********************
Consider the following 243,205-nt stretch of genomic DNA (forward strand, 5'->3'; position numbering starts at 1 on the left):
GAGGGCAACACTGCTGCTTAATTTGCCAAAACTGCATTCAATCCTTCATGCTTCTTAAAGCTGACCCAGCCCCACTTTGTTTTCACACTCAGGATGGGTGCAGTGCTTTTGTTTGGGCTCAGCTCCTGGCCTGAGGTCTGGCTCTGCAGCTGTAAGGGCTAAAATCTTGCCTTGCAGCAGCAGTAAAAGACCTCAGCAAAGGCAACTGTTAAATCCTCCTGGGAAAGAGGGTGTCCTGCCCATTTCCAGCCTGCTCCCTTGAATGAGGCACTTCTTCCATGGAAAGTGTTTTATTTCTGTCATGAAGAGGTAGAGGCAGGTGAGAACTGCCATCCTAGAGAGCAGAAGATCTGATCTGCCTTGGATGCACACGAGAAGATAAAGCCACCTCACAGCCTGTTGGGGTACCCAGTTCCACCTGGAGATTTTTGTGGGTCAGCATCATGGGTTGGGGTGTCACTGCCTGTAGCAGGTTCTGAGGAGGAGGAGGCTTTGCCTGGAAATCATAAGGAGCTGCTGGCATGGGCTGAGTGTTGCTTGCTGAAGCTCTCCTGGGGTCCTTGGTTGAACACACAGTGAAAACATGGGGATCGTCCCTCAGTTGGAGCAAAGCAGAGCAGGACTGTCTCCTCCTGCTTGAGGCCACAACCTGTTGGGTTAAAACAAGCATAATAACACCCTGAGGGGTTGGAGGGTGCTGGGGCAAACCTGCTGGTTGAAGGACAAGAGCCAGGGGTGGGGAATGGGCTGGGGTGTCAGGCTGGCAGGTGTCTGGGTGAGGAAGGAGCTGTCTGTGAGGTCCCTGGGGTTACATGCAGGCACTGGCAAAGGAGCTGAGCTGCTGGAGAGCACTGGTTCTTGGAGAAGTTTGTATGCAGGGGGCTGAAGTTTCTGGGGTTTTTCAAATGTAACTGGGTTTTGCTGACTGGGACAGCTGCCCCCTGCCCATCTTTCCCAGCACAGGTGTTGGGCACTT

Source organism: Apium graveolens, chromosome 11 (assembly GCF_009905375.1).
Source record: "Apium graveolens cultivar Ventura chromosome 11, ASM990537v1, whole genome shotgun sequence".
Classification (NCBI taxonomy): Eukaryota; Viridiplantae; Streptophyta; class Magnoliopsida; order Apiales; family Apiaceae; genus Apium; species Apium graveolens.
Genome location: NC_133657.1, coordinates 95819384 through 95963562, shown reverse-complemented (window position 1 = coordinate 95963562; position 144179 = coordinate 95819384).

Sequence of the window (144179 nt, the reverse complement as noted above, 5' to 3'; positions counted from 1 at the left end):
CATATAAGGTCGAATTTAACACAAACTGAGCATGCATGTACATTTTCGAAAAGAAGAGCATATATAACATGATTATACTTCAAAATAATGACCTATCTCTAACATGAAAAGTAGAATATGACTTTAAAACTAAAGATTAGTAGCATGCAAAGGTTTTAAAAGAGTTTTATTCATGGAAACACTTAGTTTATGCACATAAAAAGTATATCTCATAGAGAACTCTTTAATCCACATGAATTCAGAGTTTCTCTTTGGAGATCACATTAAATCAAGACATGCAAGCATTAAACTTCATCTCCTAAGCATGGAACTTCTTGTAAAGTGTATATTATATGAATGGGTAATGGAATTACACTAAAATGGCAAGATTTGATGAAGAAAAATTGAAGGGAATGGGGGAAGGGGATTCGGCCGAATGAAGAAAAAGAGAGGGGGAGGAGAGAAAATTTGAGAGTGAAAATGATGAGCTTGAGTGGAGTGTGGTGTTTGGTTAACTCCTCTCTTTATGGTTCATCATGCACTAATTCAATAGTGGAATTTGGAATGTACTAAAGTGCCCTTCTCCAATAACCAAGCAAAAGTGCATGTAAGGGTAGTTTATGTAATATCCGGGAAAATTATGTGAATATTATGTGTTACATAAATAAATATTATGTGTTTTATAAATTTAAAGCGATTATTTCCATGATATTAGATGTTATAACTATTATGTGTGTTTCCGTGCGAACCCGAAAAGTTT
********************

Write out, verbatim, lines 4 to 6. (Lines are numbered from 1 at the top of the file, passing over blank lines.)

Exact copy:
Source record: "Apium graveolens cultivar Ventura chromosome 11, ASM990537v1, whole genome shotgun sequence".
Classification (NCBI taxonomy): Eukaryota; Viridiplantae; Streptophyta; class Magnoliopsida; order Apiales; family Apiaceae; genus Apium; species Apium graveolens.
Genome location: NC_133657.1, coordinates 95819384 through 95963562, shown reverse-complemented (window position 1 = coordinate 95963562; position 144179 = coordinate 95819384).